My first research artist was Keith Arnatt and I have found his work quite inspiring for my own Square Mile.
Am particularly fascinated by his walking the dog and gardener series – for photographing the subject in their environment and showing the connection between the two. Taking the subject Arnatt was fascinated with works of art that are created in the natural landscape but leave no trace of their presence behind. This is a big take away for me – one that has inspired my choosing to document birds in their natural surroundings – as to me birds also have an absolutely similar and simple outlook and behaviour pattern. They take away the discards and recycle, reuse and build their nests from them. When their young ones fly out, the landscape is unharmed and stays as beautiful as before with no traces of them being present ever.
‘The words “reductivism” and “dematerialisation” seem, to me, to be used in a way of talking which reflects the idea that certain ingredients in art may outlive their usefulness (in art) and are therefore discarded (whilst more is made of the remaining ingredients and/or new ones are added).’ This seems to have a more serious learning in today’s time – We have caused such massive destruction of our planet that I am tempted to look at Arnatt’s reference to “reductivism” and “dematerialisation” in present day’s context. To me it these two word reverberates the essence of what is needed today urgently – this lockdown has to awaken the human soul in more ways than one – the unnecessary accumulation of things and the greed of human want of always acquiring more and more has led us to the present state – what do we need for survival and how simple life really is – two pertinent questions that seem to be screaming at us now that we are confined to our homes.
His reasons for doing a certain work was not only restricted to bring forth his message across but also the fact that it will be interpreted in a different manner by different people. It seemed radical, unusual, created a sense of illusion. What was striking about the ‘Self-burial’ series was the impact and instant drawing of a viewer into it – the way it was televised also added to the mystery of it. Observing the series, a viewer questioned it, was intrigued by it and had an opinion about it. That to me means the photographic series was a success, an image that draws an audience into it – extreme, arts made by radical means, novel – all adding to it. Anything that makes an audience think is a successful series.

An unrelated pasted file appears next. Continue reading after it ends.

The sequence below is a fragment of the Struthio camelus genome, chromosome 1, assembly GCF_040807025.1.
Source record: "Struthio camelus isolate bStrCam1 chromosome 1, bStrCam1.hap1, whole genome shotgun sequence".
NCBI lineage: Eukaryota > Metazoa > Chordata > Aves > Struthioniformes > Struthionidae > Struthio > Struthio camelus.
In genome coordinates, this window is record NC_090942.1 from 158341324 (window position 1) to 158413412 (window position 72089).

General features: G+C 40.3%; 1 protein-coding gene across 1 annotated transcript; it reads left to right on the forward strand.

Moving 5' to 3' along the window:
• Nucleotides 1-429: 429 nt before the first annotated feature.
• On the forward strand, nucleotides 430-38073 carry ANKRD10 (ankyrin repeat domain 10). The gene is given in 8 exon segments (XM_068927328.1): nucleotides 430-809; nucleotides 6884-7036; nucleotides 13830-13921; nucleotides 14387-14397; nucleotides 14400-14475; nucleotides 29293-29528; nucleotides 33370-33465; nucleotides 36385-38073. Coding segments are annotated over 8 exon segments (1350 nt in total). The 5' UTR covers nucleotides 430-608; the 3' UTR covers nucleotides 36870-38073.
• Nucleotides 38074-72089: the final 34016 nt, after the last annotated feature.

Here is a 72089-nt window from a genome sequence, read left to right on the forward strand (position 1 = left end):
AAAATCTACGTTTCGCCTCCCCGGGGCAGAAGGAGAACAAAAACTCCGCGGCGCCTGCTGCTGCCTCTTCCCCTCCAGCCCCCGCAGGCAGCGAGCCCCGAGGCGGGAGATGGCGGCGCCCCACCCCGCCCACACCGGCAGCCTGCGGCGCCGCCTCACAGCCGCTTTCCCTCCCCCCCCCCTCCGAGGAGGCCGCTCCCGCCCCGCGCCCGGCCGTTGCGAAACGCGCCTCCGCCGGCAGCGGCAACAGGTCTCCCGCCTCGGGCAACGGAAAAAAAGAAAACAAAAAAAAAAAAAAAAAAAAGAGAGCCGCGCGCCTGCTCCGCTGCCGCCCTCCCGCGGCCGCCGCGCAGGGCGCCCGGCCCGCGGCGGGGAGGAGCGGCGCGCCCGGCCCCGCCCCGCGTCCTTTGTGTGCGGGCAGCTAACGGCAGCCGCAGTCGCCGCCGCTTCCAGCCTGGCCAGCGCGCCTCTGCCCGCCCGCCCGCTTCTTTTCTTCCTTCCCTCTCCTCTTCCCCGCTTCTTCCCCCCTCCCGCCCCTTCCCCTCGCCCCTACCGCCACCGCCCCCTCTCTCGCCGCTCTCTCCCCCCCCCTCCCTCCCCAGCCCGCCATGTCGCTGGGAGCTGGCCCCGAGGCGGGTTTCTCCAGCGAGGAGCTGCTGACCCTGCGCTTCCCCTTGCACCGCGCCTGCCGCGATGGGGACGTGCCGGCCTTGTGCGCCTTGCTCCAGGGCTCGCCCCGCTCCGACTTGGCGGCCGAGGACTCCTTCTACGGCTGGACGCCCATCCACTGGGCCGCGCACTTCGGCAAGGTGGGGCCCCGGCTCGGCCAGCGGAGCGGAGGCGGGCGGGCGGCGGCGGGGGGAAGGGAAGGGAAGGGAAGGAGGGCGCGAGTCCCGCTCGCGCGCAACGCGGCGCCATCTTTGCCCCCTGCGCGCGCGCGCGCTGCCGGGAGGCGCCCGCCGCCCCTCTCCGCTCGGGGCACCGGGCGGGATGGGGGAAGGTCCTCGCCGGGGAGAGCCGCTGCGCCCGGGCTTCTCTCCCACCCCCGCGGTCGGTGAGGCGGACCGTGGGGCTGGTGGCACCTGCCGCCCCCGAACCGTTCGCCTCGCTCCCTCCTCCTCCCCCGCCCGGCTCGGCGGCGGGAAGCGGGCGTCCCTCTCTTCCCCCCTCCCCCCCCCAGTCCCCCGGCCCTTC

‘It was, perhaps the character of the behaviour that concerned me rather than its possible interpretation (something which did interest me immediately afterwards).’ I relate to this statement while attempting my own work. I have had some great insights while studying the behaviour pattern of my subject for hours on end every day and while my work would be open to various interpretations, ranging from aesthetic appeal to forcing one to look beyond themselves, it must bring forth some soul-searching for sure.
Arnatt’s visionary work stands so true in today’s time – when humans need to learn a lot more from his ‘Self-burial’ than perhaps he must have anticipated. His Self-burial to me has many interpretations – of a dying world – of humans hastening their own extinction at a rapid pace. I am going to bring forth this in my own work – to make humans realise that its not all about them. Their greed and wants must end or contain at some point. We have to stop thinking of ourselves as a race that is supreme. Because at the end of it, we really are one of the only species that are indispensable. The planet will only flourish if humans disappear. Food for thought?
“And I’ve been thinking: if the human race manages to destroy itself, as it often seems to want to do, or if some great disaster comes, as it did for the dinosaurs, then the birds will still manage to survive. When our gardens and fields and farms and woods have turned wild, when the park at the end of Falconer Road has turned into a wilderness, when our cities are in ruins, the birds will go on flying and singing and making their nests and laying their eggs and raising their young. It could be that the birds will exist forever and forever until the earth itself comes to an end, no matter what might happen to the other creatures. They’ll sing until the end of time. So here’s my thought: If there is a God, could it be that He’s chosen the birds to speak for Him. Could it be true? The voice of God speaks through the beaks of birds.”
|| David Almond
Key points and learnings from Arnatt’s works-
Fig 1 Arnatt, K. Tate (1969) Keith Arnatt 1930–2008 | Tate [Photograph] At: https://www.tate.org.uk/art/artists/keith-arnatt-666 (Accessed 12/4/2020).
Arnatt, K. (2015) Arnatt, Keith – Liverpool Beach Burial 1968 – With Reference To Death. At: http://withreferencetodeath.philippocock.net/blog/arnatt-keith-liverpool-beach-burial-1968/ (Accessed 14/4/2020).
Tate (2020) Keith Arnatt 1930–2008 | Tate. At: https://www.tate.org.uk/art/artists/keith-arnatt-666 (Accessed 14/4/2020).